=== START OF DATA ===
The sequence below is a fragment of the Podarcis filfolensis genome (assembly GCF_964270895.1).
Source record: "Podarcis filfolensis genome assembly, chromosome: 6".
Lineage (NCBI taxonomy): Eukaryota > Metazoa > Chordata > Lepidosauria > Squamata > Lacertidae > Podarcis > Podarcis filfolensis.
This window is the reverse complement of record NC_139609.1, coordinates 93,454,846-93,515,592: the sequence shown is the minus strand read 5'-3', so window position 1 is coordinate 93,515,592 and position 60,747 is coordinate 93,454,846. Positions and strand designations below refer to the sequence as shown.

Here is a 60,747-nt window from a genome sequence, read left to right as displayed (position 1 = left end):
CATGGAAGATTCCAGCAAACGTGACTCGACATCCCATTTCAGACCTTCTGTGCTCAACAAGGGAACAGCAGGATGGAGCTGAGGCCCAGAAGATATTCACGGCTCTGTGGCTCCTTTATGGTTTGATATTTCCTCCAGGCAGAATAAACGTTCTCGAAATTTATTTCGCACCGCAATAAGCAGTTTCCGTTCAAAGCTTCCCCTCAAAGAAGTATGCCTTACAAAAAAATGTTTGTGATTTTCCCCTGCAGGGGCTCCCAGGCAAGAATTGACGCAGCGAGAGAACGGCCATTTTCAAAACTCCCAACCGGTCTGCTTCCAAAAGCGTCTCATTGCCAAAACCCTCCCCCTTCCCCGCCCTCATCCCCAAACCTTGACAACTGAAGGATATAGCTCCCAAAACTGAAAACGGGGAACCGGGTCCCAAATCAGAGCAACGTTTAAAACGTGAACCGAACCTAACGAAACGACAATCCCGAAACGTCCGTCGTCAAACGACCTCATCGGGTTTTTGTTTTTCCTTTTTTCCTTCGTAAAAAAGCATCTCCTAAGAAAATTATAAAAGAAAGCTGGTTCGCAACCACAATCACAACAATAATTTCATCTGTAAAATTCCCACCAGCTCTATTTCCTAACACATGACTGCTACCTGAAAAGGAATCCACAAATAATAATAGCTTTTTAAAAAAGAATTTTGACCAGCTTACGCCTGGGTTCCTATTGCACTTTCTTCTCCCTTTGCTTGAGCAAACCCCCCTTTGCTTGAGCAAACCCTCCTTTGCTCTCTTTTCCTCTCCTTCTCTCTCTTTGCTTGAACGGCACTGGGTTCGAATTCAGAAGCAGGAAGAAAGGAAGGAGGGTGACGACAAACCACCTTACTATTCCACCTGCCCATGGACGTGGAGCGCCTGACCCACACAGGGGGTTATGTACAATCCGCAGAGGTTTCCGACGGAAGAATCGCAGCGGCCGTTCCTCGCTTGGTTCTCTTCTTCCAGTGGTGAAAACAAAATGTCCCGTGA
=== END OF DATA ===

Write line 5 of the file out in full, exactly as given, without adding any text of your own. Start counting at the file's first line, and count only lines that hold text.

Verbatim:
Here is a 60,747-nt window from a genome sequence, read left to right as displayed (position 1 = left end):